How well does this school use achievement information to make positive changes to learners’ engagement, progress and achievement?

School leaders monitor and evaluate students’ progress and achievement very effectively. They analyse achievement information and know how well groups of students and individuals progress over time. Leaders and teachers are well informed by educational research and they work collaboratively to enhance student learning.

Leaders prioritise the urgency for teachers to support students not achieving sufficiently to make accelerated progress. Teachers use achievement information well to evaluate student progress. Students also closely and clearly monitor their own work, taking responsibility for their progress.

National Standards are being well implemented. High quality and robust processes are evident. These systems ensure that, despite fluctuations in patterns and trends, the school has very good quality information to help teachers to meet students’ individual learning needs. Current school data compares well locally and nationally in reading and writing and locally in mathematics.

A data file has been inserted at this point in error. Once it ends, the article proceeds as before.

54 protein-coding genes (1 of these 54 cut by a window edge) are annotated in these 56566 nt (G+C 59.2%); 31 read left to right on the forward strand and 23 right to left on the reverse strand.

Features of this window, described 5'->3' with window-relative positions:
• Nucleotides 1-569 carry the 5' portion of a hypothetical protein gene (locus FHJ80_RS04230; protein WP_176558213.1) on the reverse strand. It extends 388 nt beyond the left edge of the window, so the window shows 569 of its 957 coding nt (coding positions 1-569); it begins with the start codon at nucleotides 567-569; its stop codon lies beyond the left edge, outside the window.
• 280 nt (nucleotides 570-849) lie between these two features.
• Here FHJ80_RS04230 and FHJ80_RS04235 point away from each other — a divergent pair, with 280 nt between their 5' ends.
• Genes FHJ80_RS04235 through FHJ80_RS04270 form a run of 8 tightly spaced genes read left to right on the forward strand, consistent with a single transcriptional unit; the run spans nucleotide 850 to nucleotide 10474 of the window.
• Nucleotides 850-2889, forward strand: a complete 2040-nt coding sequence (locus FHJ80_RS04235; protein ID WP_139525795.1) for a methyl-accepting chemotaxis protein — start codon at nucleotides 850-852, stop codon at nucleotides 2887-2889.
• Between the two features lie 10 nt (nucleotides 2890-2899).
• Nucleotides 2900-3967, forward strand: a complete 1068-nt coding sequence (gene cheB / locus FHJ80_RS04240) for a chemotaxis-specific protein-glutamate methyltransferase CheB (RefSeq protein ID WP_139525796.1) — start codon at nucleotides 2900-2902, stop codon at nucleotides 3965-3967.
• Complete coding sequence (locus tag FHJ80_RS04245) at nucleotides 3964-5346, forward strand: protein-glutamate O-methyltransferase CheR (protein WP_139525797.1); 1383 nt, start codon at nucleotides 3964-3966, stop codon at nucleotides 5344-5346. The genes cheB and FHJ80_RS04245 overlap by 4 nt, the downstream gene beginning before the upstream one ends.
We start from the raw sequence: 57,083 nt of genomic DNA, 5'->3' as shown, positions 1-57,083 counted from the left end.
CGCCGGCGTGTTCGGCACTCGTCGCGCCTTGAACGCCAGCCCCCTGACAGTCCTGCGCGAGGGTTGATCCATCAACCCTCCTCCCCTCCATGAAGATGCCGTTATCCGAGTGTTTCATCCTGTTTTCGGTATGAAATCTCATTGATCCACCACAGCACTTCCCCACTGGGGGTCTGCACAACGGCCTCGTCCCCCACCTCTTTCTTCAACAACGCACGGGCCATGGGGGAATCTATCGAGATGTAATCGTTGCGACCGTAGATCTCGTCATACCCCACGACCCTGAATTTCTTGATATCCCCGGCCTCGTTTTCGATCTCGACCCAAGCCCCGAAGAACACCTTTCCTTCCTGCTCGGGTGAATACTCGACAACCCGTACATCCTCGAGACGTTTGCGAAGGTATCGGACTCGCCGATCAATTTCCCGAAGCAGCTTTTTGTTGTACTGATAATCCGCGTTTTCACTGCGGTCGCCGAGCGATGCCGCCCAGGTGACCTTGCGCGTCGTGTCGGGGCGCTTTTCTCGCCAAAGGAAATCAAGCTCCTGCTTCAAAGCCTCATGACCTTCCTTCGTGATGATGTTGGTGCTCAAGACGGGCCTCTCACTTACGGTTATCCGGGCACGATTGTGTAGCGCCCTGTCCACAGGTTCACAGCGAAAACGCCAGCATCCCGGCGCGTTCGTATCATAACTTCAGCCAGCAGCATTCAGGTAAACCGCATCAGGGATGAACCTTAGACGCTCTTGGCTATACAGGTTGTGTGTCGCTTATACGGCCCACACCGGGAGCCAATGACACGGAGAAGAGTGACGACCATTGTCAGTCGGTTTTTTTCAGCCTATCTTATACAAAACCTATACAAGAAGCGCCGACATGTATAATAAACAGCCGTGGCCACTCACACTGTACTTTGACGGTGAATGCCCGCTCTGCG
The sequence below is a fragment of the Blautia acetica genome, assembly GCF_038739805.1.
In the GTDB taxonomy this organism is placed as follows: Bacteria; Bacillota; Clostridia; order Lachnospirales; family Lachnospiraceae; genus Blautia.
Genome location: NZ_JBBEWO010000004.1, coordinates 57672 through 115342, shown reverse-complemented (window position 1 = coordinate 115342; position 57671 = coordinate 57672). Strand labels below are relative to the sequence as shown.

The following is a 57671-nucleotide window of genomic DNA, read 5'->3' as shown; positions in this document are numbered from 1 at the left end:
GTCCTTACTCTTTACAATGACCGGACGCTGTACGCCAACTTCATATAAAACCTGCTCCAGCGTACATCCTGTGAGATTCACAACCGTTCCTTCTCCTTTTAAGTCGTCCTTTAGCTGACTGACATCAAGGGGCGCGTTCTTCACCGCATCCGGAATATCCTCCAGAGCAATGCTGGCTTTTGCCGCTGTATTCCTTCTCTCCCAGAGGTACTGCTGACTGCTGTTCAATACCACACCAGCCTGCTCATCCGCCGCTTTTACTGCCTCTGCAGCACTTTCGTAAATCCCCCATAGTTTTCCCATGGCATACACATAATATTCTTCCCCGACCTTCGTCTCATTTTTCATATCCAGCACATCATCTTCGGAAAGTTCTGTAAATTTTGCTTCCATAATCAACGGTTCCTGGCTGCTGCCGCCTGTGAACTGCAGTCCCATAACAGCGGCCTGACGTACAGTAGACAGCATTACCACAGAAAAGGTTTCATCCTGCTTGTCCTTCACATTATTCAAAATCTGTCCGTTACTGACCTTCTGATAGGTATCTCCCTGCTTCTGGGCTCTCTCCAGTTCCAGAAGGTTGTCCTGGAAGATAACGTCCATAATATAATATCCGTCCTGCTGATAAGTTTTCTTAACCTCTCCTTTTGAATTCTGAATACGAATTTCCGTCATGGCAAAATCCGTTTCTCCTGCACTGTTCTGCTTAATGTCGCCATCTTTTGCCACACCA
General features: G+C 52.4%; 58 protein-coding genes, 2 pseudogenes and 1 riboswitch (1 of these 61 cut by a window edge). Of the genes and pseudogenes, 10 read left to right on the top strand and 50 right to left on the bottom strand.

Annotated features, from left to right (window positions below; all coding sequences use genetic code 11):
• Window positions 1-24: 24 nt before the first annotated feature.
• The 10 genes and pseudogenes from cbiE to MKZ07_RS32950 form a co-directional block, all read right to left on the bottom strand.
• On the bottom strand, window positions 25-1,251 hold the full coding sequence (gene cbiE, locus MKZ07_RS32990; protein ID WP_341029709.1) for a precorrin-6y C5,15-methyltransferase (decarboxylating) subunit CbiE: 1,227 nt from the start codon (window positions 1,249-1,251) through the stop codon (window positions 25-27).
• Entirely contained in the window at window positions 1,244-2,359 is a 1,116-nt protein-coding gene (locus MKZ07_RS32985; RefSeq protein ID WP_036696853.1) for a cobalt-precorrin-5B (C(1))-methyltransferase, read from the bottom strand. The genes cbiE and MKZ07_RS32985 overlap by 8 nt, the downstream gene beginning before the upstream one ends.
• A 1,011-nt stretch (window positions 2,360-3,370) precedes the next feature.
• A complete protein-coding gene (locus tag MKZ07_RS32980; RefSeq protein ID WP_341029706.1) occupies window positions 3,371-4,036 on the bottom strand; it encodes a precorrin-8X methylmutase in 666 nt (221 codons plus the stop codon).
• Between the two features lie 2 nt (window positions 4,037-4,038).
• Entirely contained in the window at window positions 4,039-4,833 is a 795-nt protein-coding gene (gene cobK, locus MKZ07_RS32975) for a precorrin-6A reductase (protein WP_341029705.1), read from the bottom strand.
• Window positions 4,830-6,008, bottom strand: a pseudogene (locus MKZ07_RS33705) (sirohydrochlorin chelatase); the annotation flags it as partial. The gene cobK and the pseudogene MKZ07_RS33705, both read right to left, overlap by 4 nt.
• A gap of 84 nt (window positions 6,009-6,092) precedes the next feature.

Equitable outcomes are evident for diverse groups of learners. The school finds ways to embrace the language, culture and identity of students to enhance their learning outcomes. Students with additional learning requirements receive very good support from caring and well trained staff. Further reporting on the success of these programmes would provide the board with good information about such initiatives.

Students’ enjoyment and understanding about their learning is also highly evident. They thrive on the school’s culture of high expectations and inquiry. Students’ aspirations and ambitions are valued and they are empowered to achieve them. As a result, students show a strong sense of belonging and pride in their school. They are self managing learners and highly engaged in learning.

Close relationships between the school and its community benefit students’ learning. Transition into and through the school is highly effective. Mutukaroa, the school’s partnership programme, begins at enrolment. Teachers work closely with families to develop and review personalised learning plans throughout students’ time at the school.

Useful achievement information underpins learning conferences with families and students. Whānau know how well their child is achieving and how they can help them achieve their learning goals. Sharing responsibility for student learning is an integral part of the school’s kaupapa,